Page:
Cover

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Frontmatter

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Contents

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Foreword by John Hollander

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pp. xi-xii

Lisa Williams's poems often start out in song and end in epistemology, but they frequently break out into a kind of humming in the course of walking their self-generated routes. They manifest a fine ear for not only the rhythms of verse in English but for those of the argument that makes them. She can deploy, as in the poem and the ...

The Direction of Shadow

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pp. 5-6

Sunday Morning

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pp. 7-8

Interruption of Flight

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pp. 9-10

Yellow Bird

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pp. 11-11

What the Wind Said to the Girl Who Was Afraid

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pp. 12-12

The Fall

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pp. 13-13

The Tenderness: for Neil

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pp. 14-14

The Hammered Dulcimer

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pp. 15-16

Complaint

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pp. 17-17

Eve, After Eating

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pp. 18-18

Man Walking

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pp. 19-19

Black Horses

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pp. 20-20

The Growth

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pp. 21-21

Manners, 1977

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pp. 22-23

A Spider

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pp. 24-24

The Man by the River

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pp. 25-25

Banquet

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pp. 26-27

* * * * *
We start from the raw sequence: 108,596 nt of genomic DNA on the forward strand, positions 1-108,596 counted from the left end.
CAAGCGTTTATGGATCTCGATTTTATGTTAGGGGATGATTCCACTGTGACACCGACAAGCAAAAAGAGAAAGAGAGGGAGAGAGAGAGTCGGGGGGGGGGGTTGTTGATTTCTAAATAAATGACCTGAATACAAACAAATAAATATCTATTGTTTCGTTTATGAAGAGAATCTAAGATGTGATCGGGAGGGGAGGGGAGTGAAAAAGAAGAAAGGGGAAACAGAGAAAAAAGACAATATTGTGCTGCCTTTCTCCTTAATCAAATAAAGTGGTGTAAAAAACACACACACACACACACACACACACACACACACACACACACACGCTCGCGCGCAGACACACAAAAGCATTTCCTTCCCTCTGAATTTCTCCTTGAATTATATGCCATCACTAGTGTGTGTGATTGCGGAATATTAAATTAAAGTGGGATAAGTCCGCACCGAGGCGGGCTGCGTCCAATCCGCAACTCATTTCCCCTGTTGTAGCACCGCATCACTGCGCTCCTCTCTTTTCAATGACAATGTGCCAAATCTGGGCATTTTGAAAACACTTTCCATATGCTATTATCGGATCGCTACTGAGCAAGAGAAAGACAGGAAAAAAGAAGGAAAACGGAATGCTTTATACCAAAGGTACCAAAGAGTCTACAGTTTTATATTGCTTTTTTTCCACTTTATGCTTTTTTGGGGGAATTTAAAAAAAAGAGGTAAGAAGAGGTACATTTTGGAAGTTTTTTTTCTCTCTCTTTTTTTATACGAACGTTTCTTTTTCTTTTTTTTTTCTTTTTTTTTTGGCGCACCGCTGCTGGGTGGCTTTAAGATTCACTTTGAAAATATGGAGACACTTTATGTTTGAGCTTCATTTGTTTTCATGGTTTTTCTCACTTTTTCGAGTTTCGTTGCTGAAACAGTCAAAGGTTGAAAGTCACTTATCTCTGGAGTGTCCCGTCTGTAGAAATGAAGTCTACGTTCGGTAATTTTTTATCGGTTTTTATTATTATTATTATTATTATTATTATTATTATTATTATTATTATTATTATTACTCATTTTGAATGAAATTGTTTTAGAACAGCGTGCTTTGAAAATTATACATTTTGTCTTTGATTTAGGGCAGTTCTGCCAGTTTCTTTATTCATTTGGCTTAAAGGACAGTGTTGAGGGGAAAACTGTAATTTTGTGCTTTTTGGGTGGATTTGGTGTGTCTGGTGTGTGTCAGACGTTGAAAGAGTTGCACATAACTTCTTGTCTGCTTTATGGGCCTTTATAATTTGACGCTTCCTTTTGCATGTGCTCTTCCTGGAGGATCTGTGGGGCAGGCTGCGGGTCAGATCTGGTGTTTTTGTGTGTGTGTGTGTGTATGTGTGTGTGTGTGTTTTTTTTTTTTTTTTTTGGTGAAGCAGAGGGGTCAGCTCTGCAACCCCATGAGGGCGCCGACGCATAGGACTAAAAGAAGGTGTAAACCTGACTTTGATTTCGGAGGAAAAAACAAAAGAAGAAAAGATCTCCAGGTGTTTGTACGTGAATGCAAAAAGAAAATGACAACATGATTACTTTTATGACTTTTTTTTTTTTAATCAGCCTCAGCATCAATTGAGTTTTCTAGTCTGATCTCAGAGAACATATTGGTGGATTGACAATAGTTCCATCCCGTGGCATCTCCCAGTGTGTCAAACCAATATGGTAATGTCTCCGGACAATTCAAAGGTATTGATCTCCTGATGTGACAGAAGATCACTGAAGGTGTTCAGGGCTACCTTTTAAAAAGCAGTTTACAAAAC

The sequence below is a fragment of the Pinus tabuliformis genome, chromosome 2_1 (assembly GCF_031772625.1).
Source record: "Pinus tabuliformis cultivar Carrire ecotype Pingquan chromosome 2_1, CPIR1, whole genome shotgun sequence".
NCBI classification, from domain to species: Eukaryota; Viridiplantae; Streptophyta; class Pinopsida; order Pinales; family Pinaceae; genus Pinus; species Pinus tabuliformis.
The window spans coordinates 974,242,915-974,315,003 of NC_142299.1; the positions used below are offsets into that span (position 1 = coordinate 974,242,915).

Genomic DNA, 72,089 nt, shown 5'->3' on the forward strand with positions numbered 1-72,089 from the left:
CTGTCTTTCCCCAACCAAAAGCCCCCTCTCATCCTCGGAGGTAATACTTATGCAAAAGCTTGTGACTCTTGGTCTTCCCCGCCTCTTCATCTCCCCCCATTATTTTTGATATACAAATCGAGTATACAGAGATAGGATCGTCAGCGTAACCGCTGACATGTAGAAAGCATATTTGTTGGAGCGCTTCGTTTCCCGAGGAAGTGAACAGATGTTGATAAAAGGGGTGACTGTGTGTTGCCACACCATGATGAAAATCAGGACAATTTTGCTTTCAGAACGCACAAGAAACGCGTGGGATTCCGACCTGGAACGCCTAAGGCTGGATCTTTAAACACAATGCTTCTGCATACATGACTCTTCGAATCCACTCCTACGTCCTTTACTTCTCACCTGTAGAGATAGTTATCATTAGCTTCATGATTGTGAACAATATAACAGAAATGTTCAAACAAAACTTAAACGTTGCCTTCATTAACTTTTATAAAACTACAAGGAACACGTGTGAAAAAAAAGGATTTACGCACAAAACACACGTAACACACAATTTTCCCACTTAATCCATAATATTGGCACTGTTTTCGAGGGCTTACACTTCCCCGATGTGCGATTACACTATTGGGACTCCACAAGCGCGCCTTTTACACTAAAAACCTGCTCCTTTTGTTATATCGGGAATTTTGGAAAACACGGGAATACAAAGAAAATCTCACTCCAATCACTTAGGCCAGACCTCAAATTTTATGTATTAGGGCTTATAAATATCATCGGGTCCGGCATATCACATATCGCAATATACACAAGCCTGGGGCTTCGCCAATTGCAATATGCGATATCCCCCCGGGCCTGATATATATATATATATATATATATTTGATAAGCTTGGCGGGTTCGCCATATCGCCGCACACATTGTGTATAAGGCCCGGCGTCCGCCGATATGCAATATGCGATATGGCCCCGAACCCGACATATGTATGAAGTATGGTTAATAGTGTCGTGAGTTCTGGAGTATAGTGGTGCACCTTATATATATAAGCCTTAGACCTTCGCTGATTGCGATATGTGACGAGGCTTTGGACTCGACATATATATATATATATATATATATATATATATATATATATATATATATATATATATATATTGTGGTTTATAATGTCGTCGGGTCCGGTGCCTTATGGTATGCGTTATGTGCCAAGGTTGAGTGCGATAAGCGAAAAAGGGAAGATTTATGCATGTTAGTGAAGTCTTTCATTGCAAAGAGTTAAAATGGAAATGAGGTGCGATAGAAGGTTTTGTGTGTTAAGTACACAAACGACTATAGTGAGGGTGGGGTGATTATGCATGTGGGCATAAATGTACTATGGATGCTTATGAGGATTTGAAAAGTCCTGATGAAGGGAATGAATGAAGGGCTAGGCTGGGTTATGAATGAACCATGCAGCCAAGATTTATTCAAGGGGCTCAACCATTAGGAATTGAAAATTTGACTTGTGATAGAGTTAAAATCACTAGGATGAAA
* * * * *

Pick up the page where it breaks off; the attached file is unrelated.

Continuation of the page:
To Night

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pp. 28-28

On the Nature of Beauty

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pp. 29-30

Romantic Relief

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pp. 31-31

Negation

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pp. 32-32

Landscape

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pp. 33-34

A Wind in Place: after Stevens

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pp. 35-35

Crater

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pp. 36-37

On a Worm Descending a Thread

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pp. 38-39

A Story of Swans

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pp. 40-42

God Put the Noose Around My Neck

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pp. 43-44

The Grasshopper

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pp. 45-46

The End of Spring

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pp. 47-48

In the Abstract

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pp. 49-50

Ambivalence

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pp. 51-51

The Chant

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pp. 52-53

A Forward Spring

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pp. 54-54

Rattlesnake

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pp. 55-56

In the Valley

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pp. 57-57

After a Line of Plato

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pp. 58-61

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Acknowledgments

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pp. 62-62

Thanks are due to the editors of the following journals in whose pages some of these poems appeared: “Rattlesnake” in Crazyhorse; “The Growth” and “What the Wind Said to the Girl Who Was Afraid” in Virginia Quarterly Review; “Eve, After Eating” and “The Fall” in Raritan. Thanks also to editors who published earlier work in the ...

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About the Author

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pp. 63-63

Lisa Williams was born in Nashville, Tennessee in 1966. after receiving a B.A. degree from Belmont University in 1989, she was awarded an Elliston Fellowship at the University of Cincinnati, where she graduated with an M.A. in Literature in 1992. In 1993, she was awarded a Henry Hoyns Fellowship at the University of ...

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About the May Swenson Award

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pp. 77-78

The May Swenson Poetry Award was named for May Swenson, and honors her as one of America’s most provocative, insouciant, and vital poets. During her long career, May published eleven volumes of poems, and she was loved and praised by writers from virtually every major school of poetry. She left a legacy of nearly fifty years of writing when she died in 1989. ...